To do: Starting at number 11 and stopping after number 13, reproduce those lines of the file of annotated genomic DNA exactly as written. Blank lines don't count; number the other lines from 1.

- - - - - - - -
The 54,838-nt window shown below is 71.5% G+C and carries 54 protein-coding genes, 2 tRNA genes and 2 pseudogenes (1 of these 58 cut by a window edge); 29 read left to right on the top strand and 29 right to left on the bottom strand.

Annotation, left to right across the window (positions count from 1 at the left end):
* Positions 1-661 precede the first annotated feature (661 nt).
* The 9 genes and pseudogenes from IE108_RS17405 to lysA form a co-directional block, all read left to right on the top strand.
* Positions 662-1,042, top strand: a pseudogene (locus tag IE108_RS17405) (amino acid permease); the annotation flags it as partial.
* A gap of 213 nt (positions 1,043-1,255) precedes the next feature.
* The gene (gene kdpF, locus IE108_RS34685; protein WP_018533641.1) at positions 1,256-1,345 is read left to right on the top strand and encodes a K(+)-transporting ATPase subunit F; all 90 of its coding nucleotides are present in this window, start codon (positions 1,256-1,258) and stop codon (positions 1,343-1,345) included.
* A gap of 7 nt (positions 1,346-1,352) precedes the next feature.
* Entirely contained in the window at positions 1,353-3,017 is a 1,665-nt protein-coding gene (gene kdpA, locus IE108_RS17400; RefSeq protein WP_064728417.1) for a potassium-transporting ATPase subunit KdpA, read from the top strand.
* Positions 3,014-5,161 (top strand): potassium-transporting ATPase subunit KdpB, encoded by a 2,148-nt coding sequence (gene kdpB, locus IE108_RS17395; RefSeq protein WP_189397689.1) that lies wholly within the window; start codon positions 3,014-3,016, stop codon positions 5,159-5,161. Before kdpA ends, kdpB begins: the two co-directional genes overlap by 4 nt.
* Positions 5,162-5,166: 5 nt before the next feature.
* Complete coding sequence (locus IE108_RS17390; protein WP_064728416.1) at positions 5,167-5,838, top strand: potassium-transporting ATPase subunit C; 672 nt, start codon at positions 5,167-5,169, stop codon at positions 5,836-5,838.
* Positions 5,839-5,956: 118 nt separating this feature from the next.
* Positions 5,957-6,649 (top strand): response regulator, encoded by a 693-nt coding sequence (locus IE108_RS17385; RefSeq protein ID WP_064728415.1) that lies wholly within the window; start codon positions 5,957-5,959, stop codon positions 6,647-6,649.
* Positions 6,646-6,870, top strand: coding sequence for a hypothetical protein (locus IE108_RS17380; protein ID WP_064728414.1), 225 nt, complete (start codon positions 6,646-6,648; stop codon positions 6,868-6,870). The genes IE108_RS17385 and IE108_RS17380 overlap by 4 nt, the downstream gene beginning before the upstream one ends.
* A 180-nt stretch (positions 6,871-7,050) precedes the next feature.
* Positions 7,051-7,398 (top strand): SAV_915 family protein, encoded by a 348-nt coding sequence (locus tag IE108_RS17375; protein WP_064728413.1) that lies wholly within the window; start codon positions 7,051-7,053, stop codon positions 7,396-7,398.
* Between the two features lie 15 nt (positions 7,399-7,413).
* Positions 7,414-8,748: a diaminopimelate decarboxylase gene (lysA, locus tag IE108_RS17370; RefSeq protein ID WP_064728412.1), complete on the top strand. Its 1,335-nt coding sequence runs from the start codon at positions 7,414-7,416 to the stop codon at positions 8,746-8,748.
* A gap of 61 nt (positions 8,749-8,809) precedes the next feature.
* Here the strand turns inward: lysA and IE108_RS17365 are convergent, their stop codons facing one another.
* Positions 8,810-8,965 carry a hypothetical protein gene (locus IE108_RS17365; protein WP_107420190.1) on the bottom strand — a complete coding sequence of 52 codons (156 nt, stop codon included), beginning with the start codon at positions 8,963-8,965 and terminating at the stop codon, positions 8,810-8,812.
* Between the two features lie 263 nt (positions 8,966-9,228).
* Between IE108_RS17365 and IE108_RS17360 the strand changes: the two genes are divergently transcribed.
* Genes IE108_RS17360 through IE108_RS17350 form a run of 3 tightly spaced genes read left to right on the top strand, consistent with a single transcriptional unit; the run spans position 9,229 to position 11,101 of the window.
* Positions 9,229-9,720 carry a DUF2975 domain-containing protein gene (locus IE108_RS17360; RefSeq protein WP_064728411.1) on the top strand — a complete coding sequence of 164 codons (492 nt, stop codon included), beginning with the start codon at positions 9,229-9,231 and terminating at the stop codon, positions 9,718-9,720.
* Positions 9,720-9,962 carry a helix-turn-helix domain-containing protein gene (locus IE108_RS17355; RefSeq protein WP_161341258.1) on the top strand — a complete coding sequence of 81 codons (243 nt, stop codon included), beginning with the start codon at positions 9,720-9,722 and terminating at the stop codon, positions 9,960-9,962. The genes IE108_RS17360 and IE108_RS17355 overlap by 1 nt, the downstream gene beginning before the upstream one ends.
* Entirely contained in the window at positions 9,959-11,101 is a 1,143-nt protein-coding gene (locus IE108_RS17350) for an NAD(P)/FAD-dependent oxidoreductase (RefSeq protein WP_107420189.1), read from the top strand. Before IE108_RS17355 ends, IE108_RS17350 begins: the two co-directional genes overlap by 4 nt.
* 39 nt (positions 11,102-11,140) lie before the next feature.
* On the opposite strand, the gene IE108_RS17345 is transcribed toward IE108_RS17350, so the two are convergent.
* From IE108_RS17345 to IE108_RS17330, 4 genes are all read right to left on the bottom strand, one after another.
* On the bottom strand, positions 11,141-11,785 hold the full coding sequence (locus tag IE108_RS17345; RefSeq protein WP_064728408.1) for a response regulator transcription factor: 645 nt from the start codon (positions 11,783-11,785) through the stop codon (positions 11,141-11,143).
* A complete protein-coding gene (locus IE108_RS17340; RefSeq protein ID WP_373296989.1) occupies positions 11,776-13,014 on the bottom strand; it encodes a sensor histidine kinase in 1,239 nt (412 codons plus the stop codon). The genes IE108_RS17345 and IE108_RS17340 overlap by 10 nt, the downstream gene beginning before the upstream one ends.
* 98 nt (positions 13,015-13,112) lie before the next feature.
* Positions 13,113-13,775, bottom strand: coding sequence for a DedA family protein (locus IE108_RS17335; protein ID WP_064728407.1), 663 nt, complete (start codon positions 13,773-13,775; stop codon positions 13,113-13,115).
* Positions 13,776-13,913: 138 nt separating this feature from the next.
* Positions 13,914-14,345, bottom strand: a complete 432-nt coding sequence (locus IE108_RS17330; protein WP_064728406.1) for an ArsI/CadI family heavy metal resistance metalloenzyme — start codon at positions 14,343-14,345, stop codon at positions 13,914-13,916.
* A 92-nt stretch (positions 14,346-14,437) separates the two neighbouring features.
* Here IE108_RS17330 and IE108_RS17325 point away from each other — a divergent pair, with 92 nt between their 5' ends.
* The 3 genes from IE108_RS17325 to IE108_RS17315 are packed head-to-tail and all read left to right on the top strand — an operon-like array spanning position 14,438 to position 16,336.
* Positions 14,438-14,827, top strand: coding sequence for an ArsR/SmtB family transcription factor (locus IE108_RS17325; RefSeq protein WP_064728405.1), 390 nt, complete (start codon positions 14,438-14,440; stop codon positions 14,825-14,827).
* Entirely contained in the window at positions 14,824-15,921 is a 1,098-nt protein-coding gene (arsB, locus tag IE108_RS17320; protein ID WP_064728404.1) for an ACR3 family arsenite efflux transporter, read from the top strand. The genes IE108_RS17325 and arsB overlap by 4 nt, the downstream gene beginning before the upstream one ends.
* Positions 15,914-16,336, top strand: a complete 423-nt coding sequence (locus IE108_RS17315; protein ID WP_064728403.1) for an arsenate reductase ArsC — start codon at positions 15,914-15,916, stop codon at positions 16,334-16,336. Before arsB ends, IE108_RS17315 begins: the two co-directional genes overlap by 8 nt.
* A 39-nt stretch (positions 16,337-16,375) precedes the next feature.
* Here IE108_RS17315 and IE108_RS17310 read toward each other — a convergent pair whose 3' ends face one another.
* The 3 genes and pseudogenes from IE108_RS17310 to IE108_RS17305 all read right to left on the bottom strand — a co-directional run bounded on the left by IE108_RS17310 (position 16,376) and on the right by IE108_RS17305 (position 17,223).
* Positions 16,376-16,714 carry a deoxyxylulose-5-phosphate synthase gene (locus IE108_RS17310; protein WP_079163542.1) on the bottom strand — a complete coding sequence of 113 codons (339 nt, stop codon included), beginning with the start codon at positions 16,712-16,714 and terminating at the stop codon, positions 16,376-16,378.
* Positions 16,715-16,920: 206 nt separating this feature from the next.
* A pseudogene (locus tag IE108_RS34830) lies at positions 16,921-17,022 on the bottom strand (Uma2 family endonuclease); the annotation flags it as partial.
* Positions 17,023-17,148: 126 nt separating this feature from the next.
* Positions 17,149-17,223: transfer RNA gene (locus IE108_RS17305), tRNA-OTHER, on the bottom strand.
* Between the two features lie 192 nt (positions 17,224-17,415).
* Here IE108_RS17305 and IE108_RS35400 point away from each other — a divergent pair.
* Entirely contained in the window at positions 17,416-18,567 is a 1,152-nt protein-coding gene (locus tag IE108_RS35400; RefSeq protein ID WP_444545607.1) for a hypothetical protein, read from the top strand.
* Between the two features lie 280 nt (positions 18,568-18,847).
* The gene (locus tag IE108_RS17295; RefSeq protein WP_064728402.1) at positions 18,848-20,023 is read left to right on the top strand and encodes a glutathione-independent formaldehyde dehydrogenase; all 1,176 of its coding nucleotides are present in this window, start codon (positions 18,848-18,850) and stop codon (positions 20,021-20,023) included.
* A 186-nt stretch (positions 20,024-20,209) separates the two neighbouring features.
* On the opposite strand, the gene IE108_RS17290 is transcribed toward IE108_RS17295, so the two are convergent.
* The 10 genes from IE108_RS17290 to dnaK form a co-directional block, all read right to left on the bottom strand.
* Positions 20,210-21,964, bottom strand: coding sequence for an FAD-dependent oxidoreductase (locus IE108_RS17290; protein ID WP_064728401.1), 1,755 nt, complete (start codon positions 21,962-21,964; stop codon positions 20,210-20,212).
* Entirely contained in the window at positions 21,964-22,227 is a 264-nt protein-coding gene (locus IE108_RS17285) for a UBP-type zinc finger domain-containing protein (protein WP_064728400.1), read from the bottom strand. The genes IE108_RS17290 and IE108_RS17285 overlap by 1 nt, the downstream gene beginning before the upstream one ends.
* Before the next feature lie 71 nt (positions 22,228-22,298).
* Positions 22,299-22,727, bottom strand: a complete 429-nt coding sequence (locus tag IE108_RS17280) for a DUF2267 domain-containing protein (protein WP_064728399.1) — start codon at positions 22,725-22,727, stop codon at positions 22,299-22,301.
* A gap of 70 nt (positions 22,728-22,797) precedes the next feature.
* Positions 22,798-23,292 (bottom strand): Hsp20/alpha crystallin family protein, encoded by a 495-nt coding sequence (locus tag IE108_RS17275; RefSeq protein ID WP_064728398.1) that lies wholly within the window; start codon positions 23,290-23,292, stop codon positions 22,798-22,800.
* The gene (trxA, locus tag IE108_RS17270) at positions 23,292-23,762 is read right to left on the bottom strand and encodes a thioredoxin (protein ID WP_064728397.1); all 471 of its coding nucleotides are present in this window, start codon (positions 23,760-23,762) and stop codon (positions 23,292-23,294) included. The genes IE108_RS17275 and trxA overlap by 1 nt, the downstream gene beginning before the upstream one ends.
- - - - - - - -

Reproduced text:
* Positions 5,162-5,166: 5 nt before the next feature.
* Complete coding sequence (locus IE108_RS17390; protein WP_064728416.1) at positions 5,167-5,838, top strand: potassium-transporting ATPase subunit C; 672 nt, start codon at positions 5,167-5,169, stop codon at positions 5,836-5,838.
* Positions 5,839-5,956: 118 nt separating this feature from the next.